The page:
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Broadside ballad entitled 'The Lass o' Glenshea'



Lass o' Glenshea

On a bonny day when the heather was blooming,
And the silent hill humm'd with the sair laden bee ;
I met a fair maiden as homeward I was riding,
A herding her sheep on the hills o' Glenshea.

The rose on her cheek was gemm'd wi' a dimple,
And blithe was the blink o' her bonny black e'e,
Her face sae enchanting, sae neat and sae handsome,
My heart soon belonged to the lass o' Glenshea.

I kiss'd and caress'd her, and said, my dear lassie,
If you would but go to St. Johnston's wi' me,
There's none of the fair shall set foot on the causeway,
With clothing more fine than the lass o' Glenshea.

A carriage of pleasure you shall hae to ride in,
And folk shall say ma'am when they speak unto thee
Servants you shall hae for to do your bidding,
I'll make you my lady, the lass o'Glenshea.

It's mock me nae mair wi' your carriage to ride in,
Nor think that your grandeur I value a flea,
I think myself happy wi' a coatie o plaidie,
Wi' an innocent herd on the hills o' Glenshea.

Believe me dear lassie, Caledonia's clear waters,
May alter their course and rin back to the sea,
Her brave hardy sons may submit to the fetters,
But cease, and believe not such baseness of me.

The lark may forget for to rise in the morning,
The spring may forget to revive on the lea,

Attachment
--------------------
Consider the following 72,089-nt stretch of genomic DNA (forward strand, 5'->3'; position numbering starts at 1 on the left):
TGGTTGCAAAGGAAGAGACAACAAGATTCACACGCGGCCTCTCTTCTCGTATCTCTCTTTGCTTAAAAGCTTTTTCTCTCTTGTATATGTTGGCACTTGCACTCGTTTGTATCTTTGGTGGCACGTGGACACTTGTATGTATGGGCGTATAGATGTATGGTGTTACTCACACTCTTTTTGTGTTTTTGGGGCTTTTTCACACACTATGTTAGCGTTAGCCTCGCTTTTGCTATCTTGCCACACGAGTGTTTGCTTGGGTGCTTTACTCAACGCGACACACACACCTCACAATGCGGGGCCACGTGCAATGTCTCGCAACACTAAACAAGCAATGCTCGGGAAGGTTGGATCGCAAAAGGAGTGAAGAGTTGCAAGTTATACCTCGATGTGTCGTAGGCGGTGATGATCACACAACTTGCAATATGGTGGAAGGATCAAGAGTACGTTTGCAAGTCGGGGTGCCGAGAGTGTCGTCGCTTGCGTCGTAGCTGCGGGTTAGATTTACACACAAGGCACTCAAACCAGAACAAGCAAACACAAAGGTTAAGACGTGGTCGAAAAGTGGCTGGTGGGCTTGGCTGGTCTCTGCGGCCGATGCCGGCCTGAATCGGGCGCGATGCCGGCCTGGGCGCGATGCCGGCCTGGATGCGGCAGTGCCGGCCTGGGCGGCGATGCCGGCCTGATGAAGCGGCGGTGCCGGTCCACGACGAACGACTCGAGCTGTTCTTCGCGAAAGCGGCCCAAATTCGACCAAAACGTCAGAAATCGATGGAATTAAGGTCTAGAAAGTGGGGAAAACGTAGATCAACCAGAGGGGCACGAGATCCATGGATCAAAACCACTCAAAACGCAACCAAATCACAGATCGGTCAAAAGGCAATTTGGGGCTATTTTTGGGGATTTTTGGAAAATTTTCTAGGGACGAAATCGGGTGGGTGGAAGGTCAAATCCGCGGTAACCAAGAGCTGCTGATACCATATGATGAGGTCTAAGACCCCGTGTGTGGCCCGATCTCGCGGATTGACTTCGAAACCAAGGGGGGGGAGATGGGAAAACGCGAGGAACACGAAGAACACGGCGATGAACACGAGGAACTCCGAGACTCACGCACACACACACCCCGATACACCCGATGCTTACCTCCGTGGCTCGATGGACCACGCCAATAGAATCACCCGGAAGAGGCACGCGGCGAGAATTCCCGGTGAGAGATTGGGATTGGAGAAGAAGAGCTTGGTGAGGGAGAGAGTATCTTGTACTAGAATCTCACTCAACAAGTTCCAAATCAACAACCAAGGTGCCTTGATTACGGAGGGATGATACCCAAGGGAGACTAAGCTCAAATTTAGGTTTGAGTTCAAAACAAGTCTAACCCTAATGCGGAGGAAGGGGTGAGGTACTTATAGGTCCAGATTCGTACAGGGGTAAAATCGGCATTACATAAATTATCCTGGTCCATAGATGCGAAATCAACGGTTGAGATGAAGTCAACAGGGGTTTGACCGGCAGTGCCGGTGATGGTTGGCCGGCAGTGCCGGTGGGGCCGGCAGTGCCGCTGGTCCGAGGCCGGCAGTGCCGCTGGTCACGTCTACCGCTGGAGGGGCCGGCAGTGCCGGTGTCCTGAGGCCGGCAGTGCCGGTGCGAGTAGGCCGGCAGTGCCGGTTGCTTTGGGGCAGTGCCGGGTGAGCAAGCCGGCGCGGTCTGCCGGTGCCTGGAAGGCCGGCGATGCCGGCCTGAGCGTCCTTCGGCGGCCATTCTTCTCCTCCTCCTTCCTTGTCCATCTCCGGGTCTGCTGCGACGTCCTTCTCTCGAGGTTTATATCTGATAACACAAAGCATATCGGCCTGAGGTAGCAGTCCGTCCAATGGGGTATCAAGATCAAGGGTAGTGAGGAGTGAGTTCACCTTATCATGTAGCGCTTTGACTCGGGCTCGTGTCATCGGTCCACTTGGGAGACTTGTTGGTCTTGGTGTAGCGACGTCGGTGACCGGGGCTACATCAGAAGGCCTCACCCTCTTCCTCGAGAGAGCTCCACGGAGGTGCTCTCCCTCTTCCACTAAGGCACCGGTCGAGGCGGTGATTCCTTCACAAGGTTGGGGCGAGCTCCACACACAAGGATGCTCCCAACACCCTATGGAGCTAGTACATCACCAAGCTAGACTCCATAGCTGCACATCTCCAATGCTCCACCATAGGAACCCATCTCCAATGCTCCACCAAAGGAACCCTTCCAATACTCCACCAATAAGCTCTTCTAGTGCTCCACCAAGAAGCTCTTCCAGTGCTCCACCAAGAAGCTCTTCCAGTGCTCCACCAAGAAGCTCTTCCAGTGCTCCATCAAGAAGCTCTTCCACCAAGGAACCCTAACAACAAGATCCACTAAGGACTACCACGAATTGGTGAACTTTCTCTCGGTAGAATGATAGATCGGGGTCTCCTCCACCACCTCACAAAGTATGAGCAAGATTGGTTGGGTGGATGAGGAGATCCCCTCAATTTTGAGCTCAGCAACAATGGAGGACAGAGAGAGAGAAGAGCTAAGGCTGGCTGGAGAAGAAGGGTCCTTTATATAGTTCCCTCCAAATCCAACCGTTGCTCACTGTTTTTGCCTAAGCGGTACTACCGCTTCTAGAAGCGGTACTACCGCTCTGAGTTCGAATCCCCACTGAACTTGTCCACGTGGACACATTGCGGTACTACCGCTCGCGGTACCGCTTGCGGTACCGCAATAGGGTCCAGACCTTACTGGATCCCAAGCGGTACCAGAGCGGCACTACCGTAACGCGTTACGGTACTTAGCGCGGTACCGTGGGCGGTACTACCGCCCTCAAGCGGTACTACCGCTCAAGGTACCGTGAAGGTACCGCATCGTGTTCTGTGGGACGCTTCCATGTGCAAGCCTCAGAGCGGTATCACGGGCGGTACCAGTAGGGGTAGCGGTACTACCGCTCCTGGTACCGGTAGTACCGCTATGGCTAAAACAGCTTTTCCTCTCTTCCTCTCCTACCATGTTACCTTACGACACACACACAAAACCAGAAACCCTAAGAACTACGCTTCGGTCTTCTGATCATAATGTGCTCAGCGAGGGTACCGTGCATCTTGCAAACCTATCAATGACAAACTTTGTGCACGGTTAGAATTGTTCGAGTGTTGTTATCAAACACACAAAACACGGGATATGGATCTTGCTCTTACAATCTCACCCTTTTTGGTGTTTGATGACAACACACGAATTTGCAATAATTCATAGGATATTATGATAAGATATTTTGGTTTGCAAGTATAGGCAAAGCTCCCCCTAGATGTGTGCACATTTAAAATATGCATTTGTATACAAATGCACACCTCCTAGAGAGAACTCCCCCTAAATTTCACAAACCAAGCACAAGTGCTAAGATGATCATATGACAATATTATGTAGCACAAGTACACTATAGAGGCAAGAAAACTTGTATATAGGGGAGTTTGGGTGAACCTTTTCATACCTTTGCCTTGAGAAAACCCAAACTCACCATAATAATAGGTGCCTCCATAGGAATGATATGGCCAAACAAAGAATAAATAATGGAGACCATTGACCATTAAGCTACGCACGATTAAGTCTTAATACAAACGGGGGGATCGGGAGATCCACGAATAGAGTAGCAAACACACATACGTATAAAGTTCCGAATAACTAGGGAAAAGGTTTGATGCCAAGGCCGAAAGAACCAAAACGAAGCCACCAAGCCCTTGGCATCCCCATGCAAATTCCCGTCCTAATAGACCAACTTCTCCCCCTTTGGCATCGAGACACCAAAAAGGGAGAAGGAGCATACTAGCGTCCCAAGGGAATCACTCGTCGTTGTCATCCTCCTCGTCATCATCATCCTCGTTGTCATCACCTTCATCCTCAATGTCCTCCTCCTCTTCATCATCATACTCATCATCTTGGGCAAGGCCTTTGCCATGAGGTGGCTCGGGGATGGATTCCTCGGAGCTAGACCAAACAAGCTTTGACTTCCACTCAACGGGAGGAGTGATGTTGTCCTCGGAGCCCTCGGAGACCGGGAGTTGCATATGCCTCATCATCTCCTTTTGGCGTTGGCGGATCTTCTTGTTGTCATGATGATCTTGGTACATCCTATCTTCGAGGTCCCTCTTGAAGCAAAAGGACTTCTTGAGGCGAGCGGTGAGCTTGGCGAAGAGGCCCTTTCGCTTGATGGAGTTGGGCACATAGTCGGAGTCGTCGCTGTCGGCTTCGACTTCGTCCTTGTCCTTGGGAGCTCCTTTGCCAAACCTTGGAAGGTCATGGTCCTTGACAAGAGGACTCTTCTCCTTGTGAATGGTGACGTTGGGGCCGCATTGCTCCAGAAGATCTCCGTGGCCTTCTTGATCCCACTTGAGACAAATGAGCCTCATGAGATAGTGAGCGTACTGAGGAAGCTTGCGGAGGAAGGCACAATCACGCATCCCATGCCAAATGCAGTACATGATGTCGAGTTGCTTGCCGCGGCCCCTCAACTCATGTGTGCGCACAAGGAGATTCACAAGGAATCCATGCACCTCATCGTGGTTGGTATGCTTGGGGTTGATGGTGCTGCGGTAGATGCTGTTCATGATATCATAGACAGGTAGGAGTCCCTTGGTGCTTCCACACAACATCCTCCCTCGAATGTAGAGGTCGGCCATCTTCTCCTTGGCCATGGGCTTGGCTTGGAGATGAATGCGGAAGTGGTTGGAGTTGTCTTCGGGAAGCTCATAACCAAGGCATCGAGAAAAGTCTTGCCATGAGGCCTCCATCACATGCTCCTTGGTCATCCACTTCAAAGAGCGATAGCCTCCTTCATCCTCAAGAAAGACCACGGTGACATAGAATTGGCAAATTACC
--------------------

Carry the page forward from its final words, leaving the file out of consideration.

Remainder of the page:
But never will I while my senses me govern,
Forget to be kind to the lass o' Glenshea.

O let me alane for I'm sure I would blunder,
And set a' the gentry a' laughing at me,
They are book taught in manners, baith auld & youn
But we ken but little o' that in Glenshea.

They would say look at him wi' his Highland lady,
Set up for a show in a window so high,
Roll'd up like a witch in a hamely-spun plaidie,
And pointing towards the lass o' Glenshea.

Do not dream o' sic stories but come up behind me,
Ere P?bus gae round my sweet bride you shall be,
This night in my arms I'll doat on you so kindly,
She smiled,?she consented,?I took her wi' me.

Now years hae gone by since we busket together,
And seasons hae chang'd but nae change wi me,
She's aye as gay as the fine summer weather,
When the sun's at its height on the hills O' Glensher.

To meet wi' my Jenny away I would venture,
She's sweet as the echoes that rings on the lea,
She's spotless and pure as the robe of the winter,
When laid out to bleach on the hills o' Glenshea.

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Probable period of publication: 1860-1890   shelfmark: L.C.Fol.178.A.2(120)
Broadside ballad entitled 'The Lass o' Glenshea'
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